-Refutes claim that Ramps Logistics gets concessions

About three months ago, Kaieteur News published an excerpt of an interview with Commissioner General of the Guyana Revenue Authority (GRA), Godfrey Statia, who categorically stated that locals will be able to access the same concessions as foreign companies.


Ramps Logistics Chief Operating Officer, Shaun Rampersad

But since making that declaration, and even informing the business community of same in separate meetings, only one company has stepped forward to access tax breaks on imports for the oil sector.
In a recent discourse with this publication, the tax boss said that Mines Services Limited has applied for tax breaks and is now benefitting from this.
Statia said, “I have said before that I will not wait around for a Local Content Policy. I have also had meetings with the Georgetown Chamber of Commerce and Industry (GCCI), the Guyana Manufacturing Services Association (GMSA) and all of them, and every time they would have raised the subject of local content and the matter that overseas companies have an advantage, I have told them that for consistency purposes, any concession that is granted to international companies for the oil industry would be bestowed upon locals. So far, only one local has come forward…”
The tax boss subsequently questioned the noise being raised in some quarters that locals are at a disadvantage, when they are not even coming forward in the first place to access the said concessions.

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GRA Commissioner General, Godfrey Statia

Further to this, the Commissioner General set the record straight on a misconception being peddled that Ramps Logistics is using tax waivers it receives to underbid locals. On the contrary, Statia said that Ramps has not asked GRA for Tax waivers nor has he ever given them any concessions, while noting that ExxonMobil is not the firm’s only client.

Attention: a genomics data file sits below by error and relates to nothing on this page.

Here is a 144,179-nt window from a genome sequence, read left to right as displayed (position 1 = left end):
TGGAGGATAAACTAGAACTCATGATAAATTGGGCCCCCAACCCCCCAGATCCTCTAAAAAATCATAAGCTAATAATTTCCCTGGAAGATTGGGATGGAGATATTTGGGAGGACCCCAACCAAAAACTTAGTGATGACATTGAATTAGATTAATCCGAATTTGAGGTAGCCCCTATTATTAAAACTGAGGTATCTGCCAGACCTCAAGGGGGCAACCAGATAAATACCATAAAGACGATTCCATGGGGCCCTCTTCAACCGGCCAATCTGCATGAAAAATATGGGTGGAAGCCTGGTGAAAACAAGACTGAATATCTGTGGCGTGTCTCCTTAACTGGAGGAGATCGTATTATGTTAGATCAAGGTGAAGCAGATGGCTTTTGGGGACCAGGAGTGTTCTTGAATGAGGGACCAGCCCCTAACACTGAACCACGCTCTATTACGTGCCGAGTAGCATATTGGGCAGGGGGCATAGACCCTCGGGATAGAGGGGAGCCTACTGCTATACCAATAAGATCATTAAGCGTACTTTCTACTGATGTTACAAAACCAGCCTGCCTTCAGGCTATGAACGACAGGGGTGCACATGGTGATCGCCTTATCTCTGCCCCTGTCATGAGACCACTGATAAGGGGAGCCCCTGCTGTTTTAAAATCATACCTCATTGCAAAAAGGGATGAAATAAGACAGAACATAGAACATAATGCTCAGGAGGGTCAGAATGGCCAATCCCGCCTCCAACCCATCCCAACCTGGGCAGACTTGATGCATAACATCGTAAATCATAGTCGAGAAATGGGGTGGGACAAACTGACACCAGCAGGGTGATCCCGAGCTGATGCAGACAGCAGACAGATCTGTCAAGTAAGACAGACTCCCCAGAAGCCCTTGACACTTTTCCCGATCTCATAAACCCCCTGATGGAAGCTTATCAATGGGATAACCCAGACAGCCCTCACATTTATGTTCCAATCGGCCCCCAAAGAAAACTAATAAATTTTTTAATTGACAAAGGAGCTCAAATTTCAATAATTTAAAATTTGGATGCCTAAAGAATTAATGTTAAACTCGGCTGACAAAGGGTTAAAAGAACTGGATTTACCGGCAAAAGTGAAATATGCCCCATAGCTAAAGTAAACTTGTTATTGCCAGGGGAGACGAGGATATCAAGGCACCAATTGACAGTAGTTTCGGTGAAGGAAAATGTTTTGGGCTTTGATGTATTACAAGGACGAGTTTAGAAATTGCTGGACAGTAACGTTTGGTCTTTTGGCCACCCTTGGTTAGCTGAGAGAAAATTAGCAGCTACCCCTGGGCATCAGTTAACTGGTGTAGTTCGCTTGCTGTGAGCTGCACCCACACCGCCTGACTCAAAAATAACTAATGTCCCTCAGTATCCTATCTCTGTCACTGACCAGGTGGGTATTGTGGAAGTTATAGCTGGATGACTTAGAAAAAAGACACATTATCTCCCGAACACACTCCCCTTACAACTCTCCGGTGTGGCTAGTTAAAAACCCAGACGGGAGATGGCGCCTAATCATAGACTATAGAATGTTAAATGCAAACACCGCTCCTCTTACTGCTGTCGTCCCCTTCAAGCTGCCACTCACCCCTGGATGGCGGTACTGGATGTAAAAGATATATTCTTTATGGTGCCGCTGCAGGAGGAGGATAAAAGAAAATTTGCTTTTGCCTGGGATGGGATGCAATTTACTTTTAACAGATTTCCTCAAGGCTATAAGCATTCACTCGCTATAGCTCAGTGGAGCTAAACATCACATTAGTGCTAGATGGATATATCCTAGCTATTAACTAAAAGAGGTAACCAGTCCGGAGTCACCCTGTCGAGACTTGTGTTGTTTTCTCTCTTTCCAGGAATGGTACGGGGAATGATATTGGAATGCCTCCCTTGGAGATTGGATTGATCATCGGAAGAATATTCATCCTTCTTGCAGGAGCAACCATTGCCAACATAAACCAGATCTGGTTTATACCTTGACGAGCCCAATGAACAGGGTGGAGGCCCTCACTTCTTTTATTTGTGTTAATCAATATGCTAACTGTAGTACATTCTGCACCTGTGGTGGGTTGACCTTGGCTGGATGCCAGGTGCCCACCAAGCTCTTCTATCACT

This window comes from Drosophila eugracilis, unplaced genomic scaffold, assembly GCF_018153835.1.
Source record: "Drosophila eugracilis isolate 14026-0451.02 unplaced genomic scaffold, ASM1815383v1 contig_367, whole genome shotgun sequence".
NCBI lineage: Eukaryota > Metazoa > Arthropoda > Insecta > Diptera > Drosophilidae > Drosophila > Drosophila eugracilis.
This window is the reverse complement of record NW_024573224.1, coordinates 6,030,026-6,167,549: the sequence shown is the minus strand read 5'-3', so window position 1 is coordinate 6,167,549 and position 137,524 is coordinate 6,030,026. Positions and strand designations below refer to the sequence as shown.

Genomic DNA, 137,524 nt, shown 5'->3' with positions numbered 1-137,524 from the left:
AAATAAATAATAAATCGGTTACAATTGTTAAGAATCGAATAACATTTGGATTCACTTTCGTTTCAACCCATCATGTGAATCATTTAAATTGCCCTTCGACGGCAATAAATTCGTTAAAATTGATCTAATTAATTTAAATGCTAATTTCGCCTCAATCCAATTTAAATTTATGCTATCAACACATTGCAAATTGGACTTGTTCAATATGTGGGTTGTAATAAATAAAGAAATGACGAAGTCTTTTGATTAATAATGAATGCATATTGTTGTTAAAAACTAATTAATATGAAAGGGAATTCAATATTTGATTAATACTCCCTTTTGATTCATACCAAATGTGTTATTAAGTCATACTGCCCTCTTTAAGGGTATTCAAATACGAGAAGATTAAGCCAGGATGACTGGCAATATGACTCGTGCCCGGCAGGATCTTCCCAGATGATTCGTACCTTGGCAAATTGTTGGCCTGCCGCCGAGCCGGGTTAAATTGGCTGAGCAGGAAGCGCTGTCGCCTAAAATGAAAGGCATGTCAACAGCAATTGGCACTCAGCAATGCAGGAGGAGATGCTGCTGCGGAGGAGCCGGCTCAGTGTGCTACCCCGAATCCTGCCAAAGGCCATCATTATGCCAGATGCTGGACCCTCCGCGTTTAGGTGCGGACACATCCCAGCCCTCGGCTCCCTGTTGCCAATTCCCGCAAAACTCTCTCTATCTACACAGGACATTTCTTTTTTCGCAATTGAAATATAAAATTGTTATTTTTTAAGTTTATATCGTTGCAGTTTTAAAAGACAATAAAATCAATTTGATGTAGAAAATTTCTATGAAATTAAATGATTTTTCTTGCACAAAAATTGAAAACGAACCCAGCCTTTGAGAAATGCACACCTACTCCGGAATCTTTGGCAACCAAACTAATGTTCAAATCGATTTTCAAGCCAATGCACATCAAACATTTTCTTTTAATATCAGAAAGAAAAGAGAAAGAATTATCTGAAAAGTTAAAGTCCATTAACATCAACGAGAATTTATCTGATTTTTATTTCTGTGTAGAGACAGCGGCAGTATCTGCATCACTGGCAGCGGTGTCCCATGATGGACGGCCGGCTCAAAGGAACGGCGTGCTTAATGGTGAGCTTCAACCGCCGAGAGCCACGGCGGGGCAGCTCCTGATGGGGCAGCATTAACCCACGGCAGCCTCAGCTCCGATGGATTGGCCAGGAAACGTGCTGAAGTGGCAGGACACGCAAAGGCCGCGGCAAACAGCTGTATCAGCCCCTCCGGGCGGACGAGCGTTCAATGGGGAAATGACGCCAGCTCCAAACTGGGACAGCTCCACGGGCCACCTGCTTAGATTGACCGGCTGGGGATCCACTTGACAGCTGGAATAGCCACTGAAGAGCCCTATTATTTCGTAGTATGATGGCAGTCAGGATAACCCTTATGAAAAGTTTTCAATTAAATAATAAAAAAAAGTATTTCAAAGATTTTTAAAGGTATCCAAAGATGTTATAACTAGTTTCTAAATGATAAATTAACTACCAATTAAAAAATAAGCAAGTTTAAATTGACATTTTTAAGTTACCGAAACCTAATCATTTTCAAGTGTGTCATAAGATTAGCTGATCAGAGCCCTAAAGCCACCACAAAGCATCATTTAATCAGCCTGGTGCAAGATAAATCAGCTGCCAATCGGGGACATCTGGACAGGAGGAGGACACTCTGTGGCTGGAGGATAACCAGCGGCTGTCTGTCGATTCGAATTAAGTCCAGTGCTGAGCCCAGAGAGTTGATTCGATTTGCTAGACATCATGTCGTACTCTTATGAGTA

Furthermore, GRA in a statement to the media yesterday clarified that the agreement between Guyana and ExxonMobil makes allowance for the oil giant’s sub-contractors and affiliates to import, free of duty, VAT or all or any other fees, all equipment and supplies required for petroleum operations, including but not limited to drillships, platforms, vessels, geophysical tools, communications equipment, explosives, radioactive sources, vehicles, oilfield supplies, and lubricants.
The revenue body stressed, however, that food items, alcoholic beverages and fuel are subject to the appropriate tax, and will be so taxed, regardless of whether the supplier is local or otherwise.
It was further stated that if a supplier imports an item for ExxonMobil’s operations, but taxes were still levied, a tax credit would be issued by the Commissioner General, once it is proven that the item was indeed for the entity’s projects.

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